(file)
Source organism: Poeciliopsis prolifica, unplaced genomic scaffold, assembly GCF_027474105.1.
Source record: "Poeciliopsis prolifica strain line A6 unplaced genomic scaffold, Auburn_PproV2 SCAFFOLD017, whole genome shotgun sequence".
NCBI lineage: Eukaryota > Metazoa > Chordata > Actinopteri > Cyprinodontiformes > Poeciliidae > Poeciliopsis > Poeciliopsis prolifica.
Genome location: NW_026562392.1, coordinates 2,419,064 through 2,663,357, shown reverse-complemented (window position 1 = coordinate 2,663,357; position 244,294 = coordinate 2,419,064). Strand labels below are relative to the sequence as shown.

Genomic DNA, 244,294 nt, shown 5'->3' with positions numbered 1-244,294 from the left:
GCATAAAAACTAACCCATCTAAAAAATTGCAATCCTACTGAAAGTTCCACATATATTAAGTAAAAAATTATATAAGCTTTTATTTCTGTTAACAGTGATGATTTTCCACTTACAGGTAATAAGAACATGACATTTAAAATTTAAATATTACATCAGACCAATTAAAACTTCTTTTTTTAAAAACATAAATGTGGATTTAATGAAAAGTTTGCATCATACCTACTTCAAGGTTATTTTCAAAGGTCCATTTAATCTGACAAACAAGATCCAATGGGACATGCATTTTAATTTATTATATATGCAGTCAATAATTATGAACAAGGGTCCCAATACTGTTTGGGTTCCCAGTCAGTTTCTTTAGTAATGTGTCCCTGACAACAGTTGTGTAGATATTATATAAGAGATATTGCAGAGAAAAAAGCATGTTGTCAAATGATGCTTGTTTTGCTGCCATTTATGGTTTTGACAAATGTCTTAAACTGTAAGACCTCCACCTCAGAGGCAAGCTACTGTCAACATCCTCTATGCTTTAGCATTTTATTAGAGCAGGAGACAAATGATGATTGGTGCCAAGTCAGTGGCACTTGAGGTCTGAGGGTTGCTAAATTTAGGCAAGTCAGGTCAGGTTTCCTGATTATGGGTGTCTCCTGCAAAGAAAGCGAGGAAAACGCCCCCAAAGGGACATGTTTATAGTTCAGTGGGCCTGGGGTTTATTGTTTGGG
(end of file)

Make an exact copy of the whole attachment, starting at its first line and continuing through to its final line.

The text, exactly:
Source organism: Poeciliopsis prolifica, unplaced genomic scaffold, assembly GCF_027474105.1.
Source record: "Poeciliopsis prolifica strain line A6 unplaced genomic scaffold, Auburn_PproV2 SCAFFOLD017, whole genome shotgun sequence".
NCBI lineage: Eukaryota > Metazoa > Chordata > Actinopteri > Cyprinodontiformes > Poeciliidae > Poeciliopsis > Poeciliopsis prolifica.
Genome location: NW_026562392.1, coordinates 2,419,064 through 2,663,357, shown reverse-complemented (window position 1 = coordinate 2,663,357; position 244,294 = coordinate 2,419,064). Strand labels below are relative to the sequence as shown.

Genomic DNA, 244,294 nt, shown 5'->3' with positions numbered 1-244,294 from the left:
GCATAAAAACTAACCCATCTAAAAAATTGCAATCCTACTGAAAGTTCCACATATATTAAGTAAAAAATTATATAAGCTTTTATTTCTGTTAACAGTGATGATTTTCCACTTACAGGTAATAAGAACATGACATTTAAAATTTAAATATTACATCAGACCAATTAAAACTTCTTTTTTTAAAAACATAAATGTGGATTTAATGAAAAGTTTGCATCATACCTACTTCAAGGTTATTTTCAAAGGTCCATTTAATCTGACAAACAAGATCCAATGGGACATGCATTTTAATTTATTATATATGCAGTCAATAATTATGAACAAGGGTCCCAATACTGTTTGGGTTCCCAGTCAGTTTCTTTAGTAATGTGTCCCTGACAACAGTTGTGTAGATATTATATAAGAGATATTGCAGAGAAAAAAGCATGTTGTCAAATGATGCTTGTTTTGCTGCCATTTATGGTTTTGACAAATGTCTTAAACTGTAAGACCTCCACCTCAGAGGCAAGCTACTGTCAACATCCTCTATGCTTTAGCATTTTATTAGAGCAGGAGACAAATGATGATTGGTGCCAAGTCAGTGGCACTTGAGGTCTGAGGGTTGCTAAATTTAGGCAAGTCAGGTCAGGTTTCCTGATTATGGGTGTCTCCTGCAAAGAAAGCGAGGAAAACGCCCCCAAAGGGACATGTTTATAGTTCAGTGGGCCTGGGGTTTATTGTTTGGG